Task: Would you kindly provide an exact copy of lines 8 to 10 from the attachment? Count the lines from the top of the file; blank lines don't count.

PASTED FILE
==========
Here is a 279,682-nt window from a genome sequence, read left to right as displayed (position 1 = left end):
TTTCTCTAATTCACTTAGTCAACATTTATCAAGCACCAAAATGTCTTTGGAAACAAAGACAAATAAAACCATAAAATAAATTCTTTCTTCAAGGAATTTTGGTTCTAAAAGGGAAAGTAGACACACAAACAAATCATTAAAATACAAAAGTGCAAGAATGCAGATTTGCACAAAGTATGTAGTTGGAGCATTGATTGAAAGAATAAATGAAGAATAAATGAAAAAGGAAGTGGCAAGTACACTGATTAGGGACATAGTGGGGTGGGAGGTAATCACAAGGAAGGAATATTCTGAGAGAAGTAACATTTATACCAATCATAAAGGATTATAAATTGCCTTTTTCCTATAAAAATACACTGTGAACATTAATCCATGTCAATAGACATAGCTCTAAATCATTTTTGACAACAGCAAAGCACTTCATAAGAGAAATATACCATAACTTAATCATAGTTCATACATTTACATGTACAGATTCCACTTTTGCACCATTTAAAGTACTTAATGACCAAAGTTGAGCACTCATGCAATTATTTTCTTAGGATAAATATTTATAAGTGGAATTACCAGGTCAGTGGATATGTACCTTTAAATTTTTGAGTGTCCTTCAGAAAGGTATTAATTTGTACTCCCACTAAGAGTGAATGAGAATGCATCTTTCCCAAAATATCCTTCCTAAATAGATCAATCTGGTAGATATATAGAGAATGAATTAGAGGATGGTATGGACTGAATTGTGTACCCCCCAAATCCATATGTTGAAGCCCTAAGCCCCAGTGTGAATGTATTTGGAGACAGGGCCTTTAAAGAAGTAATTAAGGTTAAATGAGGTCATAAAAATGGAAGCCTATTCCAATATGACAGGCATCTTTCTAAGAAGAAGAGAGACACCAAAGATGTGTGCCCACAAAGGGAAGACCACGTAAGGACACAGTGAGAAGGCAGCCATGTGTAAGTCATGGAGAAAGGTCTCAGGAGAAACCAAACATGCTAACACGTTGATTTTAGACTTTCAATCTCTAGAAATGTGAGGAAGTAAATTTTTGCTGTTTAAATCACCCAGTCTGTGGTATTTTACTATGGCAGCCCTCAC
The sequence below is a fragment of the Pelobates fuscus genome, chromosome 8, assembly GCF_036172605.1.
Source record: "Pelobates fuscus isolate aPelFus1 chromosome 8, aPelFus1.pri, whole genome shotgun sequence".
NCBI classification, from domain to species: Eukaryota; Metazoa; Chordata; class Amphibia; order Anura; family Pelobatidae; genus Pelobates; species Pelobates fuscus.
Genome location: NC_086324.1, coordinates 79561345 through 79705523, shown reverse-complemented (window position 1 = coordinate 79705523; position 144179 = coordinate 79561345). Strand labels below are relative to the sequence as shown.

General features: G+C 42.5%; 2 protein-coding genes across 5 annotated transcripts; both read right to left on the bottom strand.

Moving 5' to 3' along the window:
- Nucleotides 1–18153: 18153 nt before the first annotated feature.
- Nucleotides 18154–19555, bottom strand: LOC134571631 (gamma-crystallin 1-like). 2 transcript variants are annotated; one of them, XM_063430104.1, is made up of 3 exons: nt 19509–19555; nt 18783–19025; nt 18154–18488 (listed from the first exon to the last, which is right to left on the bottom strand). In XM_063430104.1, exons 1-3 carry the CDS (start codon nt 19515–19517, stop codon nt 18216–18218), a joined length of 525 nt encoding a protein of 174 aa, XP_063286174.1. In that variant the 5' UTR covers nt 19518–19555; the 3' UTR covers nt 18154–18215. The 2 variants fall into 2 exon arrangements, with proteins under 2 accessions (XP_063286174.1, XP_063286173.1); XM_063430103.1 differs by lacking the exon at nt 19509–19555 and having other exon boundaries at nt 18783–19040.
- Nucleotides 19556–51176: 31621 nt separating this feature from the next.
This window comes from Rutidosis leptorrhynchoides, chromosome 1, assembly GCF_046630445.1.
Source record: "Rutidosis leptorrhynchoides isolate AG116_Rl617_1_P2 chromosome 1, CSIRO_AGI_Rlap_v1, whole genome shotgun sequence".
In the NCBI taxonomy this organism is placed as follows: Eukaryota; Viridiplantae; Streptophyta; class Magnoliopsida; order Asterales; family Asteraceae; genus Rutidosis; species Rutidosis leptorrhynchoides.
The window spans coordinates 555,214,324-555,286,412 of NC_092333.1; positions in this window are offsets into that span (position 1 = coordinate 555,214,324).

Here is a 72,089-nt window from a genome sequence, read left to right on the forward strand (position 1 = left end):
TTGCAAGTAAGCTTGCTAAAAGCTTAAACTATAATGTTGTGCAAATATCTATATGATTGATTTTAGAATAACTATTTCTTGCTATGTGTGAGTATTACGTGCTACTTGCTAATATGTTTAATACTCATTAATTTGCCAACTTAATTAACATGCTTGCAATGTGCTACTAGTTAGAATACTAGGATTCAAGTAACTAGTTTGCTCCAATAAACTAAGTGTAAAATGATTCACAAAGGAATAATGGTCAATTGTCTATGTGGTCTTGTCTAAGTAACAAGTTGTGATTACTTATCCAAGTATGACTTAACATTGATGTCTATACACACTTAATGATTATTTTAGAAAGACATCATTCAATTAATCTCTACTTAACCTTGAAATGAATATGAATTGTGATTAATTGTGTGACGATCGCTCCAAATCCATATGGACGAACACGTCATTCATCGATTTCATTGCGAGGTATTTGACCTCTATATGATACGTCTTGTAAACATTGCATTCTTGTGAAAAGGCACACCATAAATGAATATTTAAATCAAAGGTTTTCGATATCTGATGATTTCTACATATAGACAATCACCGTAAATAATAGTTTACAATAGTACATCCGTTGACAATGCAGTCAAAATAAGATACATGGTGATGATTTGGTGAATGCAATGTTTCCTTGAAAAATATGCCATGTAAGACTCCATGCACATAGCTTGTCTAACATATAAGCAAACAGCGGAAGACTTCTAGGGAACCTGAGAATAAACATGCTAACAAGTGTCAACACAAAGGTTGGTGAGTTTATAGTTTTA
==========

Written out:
Moving 5' to 3' along the window:
- Nucleotides 1–18153: 18153 nt before the first annotated feature.
- Nucleotides 18154–19555, bottom strand: LOC134571631 (gamma-crystallin 1-like). 2 transcript variants are annotated; one of them, XM_063430104.1, is made up of 3 exons: nt 19509–19555; nt 18783–19025; nt 18154–18488 (listed from the first exon to the last, which is right to left on the bottom strand). In XM_063430104.1, exons 1-3 carry the CDS (start codon nt 19515–19517, stop codon nt 18216–18218), a joined length of 525 nt encoding a protein of 174 aa, XP_063286174.1. In that variant the 5' UTR covers nt 19518–19555; the 3' UTR covers nt 18154–18215. The 2 variants fall into 2 exon arrangements, with proteins under 2 accessions (XP_063286174.1, XP_063286173.1); XM_063430103.1 differs by lacking the exon at nt 19509–19555 and having other exon boundaries at nt 18783–19040.